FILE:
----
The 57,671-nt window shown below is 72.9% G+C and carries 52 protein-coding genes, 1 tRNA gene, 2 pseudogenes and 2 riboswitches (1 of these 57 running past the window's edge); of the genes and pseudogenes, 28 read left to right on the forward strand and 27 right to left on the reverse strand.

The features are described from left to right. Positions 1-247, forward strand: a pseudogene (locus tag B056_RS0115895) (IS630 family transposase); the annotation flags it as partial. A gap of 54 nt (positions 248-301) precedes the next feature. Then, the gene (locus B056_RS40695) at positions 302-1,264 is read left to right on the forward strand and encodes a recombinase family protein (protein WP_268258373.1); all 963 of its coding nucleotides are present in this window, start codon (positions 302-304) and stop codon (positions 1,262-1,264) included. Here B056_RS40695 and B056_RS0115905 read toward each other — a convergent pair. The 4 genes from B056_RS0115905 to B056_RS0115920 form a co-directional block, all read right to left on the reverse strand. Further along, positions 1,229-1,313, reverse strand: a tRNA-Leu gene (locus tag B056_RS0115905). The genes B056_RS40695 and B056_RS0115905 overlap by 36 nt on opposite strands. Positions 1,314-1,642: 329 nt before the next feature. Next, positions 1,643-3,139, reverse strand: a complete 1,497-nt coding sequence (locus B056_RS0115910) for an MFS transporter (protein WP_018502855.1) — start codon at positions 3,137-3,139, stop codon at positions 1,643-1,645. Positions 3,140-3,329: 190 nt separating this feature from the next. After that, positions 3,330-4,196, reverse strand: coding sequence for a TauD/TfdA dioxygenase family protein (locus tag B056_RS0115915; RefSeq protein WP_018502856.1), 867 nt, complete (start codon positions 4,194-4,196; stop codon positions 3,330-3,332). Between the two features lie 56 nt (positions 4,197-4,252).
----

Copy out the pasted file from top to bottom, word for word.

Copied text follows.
The 57,671-nt window shown below is 72.9% G+C and carries 52 protein-coding genes, 1 tRNA gene, 2 pseudogenes and 2 riboswitches (1 of these 57 running past the window's edge); of the genes and pseudogenes, 28 read left to right on the forward strand and 27 right to left on the reverse strand.

The features are described from left to right. Positions 1-247, forward strand: a pseudogene (locus tag B056_RS0115895) (IS630 family transposase); the annotation flags it as partial. A gap of 54 nt (positions 248-301) precedes the next feature. Then, the gene (locus B056_RS40695) at positions 302-1,264 is read left to right on the forward strand and encodes a recombinase family protein (protein WP_268258373.1); all 963 of its coding nucleotides are present in this window, start codon (positions 302-304) and stop codon (positions 1,262-1,264) included. Here B056_RS40695 and B056_RS0115905 read toward each other — a convergent pair. The 4 genes from B056_RS0115905 to B056_RS0115920 form a co-directional block, all read right to left on the reverse strand. Further along, positions 1,229-1,313, reverse strand: a tRNA-Leu gene (locus tag B056_RS0115905). The genes B056_RS40695 and B056_RS0115905 overlap by 36 nt on opposite strands. Positions 1,314-1,642: 329 nt before the next feature. Next, positions 1,643-3,139, reverse strand: a complete 1,497-nt coding sequence (locus B056_RS0115910) for an MFS transporter (protein WP_018502855.1) — start codon at positions 3,137-3,139, stop codon at positions 1,643-1,645. Positions 3,140-3,329: 190 nt separating this feature from the next. After that, positions 3,330-4,196, reverse strand: coding sequence for a TauD/TfdA dioxygenase family protein (locus tag B056_RS0115915; RefSeq protein WP_018502856.1), 867 nt, complete (start codon positions 4,194-4,196; stop codon positions 3,330-3,332). Between the two features lie 56 nt (positions 4,197-4,252).